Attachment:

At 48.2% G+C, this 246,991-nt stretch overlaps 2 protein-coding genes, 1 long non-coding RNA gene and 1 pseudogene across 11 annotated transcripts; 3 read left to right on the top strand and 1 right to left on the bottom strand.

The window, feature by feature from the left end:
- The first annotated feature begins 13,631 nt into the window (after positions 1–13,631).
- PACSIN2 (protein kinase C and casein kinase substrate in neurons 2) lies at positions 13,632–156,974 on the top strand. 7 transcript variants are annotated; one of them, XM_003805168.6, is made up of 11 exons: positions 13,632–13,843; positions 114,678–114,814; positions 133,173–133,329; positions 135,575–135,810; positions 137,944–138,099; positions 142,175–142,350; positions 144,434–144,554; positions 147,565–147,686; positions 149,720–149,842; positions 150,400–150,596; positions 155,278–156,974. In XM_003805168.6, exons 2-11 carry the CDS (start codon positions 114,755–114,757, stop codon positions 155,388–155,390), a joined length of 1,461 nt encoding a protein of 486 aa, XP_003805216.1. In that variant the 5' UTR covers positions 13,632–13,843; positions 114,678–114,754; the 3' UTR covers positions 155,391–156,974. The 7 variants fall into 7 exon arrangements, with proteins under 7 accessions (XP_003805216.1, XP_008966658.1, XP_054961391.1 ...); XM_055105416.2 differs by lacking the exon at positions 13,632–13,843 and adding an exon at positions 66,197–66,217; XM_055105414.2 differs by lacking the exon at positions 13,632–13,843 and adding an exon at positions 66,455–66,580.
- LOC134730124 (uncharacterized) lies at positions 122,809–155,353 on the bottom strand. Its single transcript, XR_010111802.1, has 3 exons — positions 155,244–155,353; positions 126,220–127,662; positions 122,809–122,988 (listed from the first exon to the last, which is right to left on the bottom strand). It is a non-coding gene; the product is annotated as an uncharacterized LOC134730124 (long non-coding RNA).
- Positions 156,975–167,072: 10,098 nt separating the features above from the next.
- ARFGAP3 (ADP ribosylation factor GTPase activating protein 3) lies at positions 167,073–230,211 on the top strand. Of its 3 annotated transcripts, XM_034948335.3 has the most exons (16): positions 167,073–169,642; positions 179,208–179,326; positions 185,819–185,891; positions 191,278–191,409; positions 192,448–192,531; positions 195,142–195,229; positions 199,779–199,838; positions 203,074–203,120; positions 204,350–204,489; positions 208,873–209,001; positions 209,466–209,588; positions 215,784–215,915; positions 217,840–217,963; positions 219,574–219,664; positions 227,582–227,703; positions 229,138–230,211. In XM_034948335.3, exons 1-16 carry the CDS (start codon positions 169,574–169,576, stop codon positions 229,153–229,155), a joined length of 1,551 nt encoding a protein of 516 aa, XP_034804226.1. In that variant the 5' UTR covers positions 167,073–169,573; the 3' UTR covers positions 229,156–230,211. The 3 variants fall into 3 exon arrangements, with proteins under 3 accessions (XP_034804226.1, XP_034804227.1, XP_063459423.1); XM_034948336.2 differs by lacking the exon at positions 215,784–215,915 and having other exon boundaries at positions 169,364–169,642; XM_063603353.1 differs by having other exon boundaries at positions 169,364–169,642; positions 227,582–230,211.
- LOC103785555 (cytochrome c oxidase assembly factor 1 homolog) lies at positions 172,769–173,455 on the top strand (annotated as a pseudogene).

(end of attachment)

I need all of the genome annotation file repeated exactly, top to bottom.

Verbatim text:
At 48.2% G+C, this 246,991-nt stretch overlaps 2 protein-coding genes, 1 long non-coding RNA gene and 1 pseudogene across 11 annotated transcripts; 3 read left to right on the top strand and 1 right to left on the bottom strand.

The window, feature by feature from the left end:
- The first annotated feature begins 13,631 nt into the window (after positions 1–13,631).
- PACSIN2 (protein kinase C and casein kinase substrate in neurons 2) lies at positions 13,632–156,974 on the top strand. 7 transcript variants are annotated; one of them, XM_003805168.6, is made up of 11 exons: positions 13,632–13,843; positions 114,678–114,814; positions 133,173–133,329; positions 135,575–135,810; positions 137,944–138,099; positions 142,175–142,350; positions 144,434–144,554; positions 147,565–147,686; positions 149,720–149,842; positions 150,400–150,596; positions 155,278–156,974. In XM_003805168.6, exons 2-11 carry the CDS (start codon positions 114,755–114,757, stop codon positions 155,388–155,390), a joined length of 1,461 nt encoding a protein of 486 aa, XP_003805216.1. In that variant the 5' UTR covers positions 13,632–13,843; positions 114,678–114,754; the 3' UTR covers positions 155,391–156,974. The 7 variants fall into 7 exon arrangements, with proteins under 7 accessions (XP_003805216.1, XP_008966658.1, XP_054961391.1 ...); XM_055105416.2 differs by lacking the exon at positions 13,632–13,843 and adding an exon at positions 66,197–66,217; XM_055105414.2 differs by lacking the exon at positions 13,632–13,843 and adding an exon at positions 66,455–66,580.
- LOC134730124 (uncharacterized) lies at positions 122,809–155,353 on the bottom strand. Its single transcript, XR_010111802.1, has 3 exons — positions 155,244–155,353; positions 126,220–127,662; positions 122,809–122,988 (listed from the first exon to the last, which is right to left on the bottom strand). It is a non-coding gene; the product is annotated as an uncharacterized LOC134730124 (long non-coding RNA).
- Positions 156,975–167,072: 10,098 nt separating the features above from the next.
- ARFGAP3 (ADP ribosylation factor GTPase activating protein 3) lies at positions 167,073–230,211 on the top strand. Of its 3 annotated transcripts, XM_034948335.3 has the most exons (16): positions 167,073–169,642; positions 179,208–179,326; positions 185,819–185,891; positions 191,278–191,409; positions 192,448–192,531; positions 195,142–195,229; positions 199,779–199,838; positions 203,074–203,120; positions 204,350–204,489; positions 208,873–209,001; positions 209,466–209,588; positions 215,784–215,915; positions 217,840–217,963; positions 219,574–219,664; positions 227,582–227,703; positions 229,138–230,211. In XM_034948335.3, exons 1-16 carry the CDS (start codon positions 169,574–169,576, stop codon positions 229,153–229,155), a joined length of 1,551 nt encoding a protein of 516 aa, XP_034804226.1. In that variant the 5' UTR covers positions 167,073–169,573; the 3' UTR covers positions 229,156–230,211. The 3 variants fall into 3 exon arrangements, with proteins under 3 accessions (XP_034804226.1, XP_034804227.1, XP_063459423.1); XM_034948336.2 differs by lacking the exon at positions 215,784–215,915 and having other exon boundaries at positions 169,364–169,642; XM_063603353.1 differs by having other exon boundaries at positions 169,364–169,642; positions 227,582–230,211.
- LOC103785555 (cytochrome c oxidase assembly factor 1 homolog) lies at positions 172,769–173,455 on the top strand (annotated as a pseudogene).